US to use Israeli-style urban warfare in Baghdad: experts
WASHINGTON (AFP) Apr 05, 2003
US tactics in Baghdad in coming days may be similar to urban warfare used by the Israeli army in Palestinian villages, some experts say.
Images broadcast in the past few days on US television already reveal a similarity between the two: house-to-house searches, roadblocks, arrests, soldiers in flak jackets creeping along walls, fingers on triggers.
And USA Today recently alluded to Israel's secret role in training Marines for urban warfare in the latter half of last year.
"Israel is secretly playing a key role in US preparations for possible war with Iraq, helping to train soldiers and Marines for urban warfare," it said.
The paper said that the Israelis built two fake cities at a secret venue -- complete with mosques, clothes hung out windows, and donkeys wandering down alleys -- for use in the exercises.
Since the start of the Al-Aqsa intifada in September 2000, and Palestinian use of automatic arms, Israeli commandos generally take Palestinian towns by advancing in a rapid zig-zag towards the center, backed by F-15 or F-16 airplanes, or Apache or Cobra helicopters.
Control of the town is established in the interior of a city, then spread to its outer limits. To minimize their casualties, troops move under cover, often knocking holes in walls and entering houses, while elite snipers are posted on rooves.
"The technique the Americans are going to use will be a lot like ours. And like us, they will use tanks and rely on air support," Meir Payil, a military historian and reserve colonel with the Israeli army, told AFP.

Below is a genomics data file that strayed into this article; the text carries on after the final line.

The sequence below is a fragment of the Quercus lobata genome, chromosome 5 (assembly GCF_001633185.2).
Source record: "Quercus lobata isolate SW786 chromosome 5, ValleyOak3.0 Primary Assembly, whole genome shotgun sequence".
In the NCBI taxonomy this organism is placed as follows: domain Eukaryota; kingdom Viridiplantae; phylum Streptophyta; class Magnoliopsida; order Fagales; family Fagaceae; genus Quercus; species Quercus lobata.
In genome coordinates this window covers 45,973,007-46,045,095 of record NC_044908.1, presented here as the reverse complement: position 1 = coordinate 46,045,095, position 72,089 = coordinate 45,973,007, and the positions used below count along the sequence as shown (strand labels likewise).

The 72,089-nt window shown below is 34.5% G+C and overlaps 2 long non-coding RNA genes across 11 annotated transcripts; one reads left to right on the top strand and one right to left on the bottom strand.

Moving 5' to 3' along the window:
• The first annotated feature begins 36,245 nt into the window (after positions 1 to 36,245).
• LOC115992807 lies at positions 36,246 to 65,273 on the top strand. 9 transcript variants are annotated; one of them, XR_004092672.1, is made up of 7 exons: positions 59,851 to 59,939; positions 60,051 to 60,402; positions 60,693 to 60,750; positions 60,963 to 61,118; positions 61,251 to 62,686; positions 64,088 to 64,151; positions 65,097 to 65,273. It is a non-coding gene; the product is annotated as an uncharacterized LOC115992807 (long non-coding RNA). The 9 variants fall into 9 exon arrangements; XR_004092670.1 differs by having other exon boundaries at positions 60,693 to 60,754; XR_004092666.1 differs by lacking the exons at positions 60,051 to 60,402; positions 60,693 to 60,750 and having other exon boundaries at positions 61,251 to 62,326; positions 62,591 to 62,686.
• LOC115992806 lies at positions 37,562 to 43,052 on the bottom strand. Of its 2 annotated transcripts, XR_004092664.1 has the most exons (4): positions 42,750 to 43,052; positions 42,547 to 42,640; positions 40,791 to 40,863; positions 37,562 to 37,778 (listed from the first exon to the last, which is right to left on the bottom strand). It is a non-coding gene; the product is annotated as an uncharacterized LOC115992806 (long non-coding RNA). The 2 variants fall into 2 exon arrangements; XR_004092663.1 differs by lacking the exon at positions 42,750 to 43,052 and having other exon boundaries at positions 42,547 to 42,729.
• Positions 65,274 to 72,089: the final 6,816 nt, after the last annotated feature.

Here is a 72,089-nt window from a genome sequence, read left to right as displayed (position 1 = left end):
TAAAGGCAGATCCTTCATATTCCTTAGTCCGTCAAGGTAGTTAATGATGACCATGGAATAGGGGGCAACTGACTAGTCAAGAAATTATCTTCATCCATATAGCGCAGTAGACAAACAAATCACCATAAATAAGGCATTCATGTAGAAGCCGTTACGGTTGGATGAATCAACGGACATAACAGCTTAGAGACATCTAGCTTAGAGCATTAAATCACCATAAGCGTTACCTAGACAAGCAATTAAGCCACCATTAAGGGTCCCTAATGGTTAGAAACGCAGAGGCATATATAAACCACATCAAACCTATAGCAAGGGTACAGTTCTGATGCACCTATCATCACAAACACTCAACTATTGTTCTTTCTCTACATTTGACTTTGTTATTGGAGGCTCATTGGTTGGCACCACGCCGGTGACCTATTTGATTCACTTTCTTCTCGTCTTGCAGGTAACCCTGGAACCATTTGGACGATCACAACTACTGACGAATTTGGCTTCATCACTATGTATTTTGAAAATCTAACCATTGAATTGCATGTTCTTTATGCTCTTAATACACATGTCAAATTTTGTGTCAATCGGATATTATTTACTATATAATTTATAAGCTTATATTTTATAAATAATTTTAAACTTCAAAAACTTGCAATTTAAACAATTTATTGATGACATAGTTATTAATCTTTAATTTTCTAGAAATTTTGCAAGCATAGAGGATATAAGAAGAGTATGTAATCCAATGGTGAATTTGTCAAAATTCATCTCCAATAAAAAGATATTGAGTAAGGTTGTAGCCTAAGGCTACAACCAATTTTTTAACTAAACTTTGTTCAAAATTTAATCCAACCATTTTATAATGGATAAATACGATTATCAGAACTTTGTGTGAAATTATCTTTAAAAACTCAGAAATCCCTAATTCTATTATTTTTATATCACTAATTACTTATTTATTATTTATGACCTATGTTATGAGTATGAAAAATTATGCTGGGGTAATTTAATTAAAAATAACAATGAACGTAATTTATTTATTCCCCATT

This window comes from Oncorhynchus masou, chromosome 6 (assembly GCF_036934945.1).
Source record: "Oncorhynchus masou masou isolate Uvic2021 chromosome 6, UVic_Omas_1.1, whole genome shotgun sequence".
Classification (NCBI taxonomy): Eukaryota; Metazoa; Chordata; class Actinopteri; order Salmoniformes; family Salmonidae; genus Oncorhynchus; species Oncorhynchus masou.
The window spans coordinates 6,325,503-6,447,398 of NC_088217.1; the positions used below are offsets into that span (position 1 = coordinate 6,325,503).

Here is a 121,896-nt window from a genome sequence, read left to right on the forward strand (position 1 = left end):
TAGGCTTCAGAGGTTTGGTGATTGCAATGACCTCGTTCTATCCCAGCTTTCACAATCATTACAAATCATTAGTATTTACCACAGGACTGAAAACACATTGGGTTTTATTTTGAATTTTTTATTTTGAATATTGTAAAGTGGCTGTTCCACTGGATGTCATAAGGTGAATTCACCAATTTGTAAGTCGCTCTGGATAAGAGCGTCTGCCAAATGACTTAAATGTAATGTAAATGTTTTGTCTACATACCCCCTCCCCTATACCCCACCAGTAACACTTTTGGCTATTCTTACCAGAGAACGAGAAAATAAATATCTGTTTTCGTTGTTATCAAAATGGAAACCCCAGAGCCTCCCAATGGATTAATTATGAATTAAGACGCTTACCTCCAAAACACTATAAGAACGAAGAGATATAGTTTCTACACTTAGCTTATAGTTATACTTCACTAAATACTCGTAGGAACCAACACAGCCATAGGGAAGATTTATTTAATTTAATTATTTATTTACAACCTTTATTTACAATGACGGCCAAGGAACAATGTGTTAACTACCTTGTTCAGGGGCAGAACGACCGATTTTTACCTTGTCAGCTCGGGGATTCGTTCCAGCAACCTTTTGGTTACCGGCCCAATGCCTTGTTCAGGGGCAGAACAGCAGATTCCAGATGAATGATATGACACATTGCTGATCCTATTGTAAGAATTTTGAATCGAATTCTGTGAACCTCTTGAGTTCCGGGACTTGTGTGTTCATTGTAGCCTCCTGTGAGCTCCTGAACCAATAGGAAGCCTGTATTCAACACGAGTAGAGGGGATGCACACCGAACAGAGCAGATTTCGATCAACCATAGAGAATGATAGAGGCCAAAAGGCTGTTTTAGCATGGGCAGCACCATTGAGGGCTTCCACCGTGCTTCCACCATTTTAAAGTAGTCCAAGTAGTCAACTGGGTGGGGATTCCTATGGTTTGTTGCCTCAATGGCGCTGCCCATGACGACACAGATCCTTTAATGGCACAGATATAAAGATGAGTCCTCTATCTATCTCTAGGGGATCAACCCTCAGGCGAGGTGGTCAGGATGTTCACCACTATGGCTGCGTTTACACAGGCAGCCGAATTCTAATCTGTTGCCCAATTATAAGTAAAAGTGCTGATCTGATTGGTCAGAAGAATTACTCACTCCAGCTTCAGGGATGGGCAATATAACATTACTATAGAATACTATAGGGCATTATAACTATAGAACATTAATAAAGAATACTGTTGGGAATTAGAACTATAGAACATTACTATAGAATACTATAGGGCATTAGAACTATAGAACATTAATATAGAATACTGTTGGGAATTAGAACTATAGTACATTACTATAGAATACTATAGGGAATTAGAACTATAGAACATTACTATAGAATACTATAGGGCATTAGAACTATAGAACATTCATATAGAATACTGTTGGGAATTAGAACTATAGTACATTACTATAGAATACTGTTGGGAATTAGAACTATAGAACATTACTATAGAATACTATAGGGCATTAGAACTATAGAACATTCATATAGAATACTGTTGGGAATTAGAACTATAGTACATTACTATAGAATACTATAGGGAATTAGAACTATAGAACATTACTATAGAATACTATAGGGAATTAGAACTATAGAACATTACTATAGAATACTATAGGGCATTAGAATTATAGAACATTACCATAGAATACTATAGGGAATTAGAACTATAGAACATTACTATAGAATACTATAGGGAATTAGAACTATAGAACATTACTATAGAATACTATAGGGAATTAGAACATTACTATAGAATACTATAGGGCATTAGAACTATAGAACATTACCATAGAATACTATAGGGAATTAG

"You won't see street-to-street fighting. They will go after pockets, and only hit certain areas," said retired Army major general David Grange.
"The Americans will use this tactic for one good reason: to avoid a maximum of losses on their side and to cut Saddam and his circle from the rest of the world," Payil said.
The goal, according to Patrick Garrett of the US military think tank GlobalSecurity.com, is to isolate regular troops and paramilitary forces from civilians "slowly but surely."
"The Israelis have no compunction whatsoever about knocking buildings down to get to whatever it is they need to get to," whereas the Americans will try to conduct "much more of a clean operation," Garrett said.
US military experts say that, like the Israelis, coalition forces will erect barricades at entrypoints into Baghdad in an effort to control movement and to locate soldiers trying to hide among civilians.
In a second stage, military authorities will try to establish contact with city authorities, a practise also used by the Israeli military in Palestinian towns.
In yet another similarity, Americans are hoping to get "collaboration" from civilians, to help locate weapons caches, fedayeen hideouts and Republican Guard units.
"As the population becomes more comfortable with the US military presence, we will get tips from the civilians," Garrett said.
Since the early years of its 1967 occupation of the West Bank and Gaza strip, the Israeli army has depended on a network of Palestinian "collaborators" who risk their lives by providing information to Israel.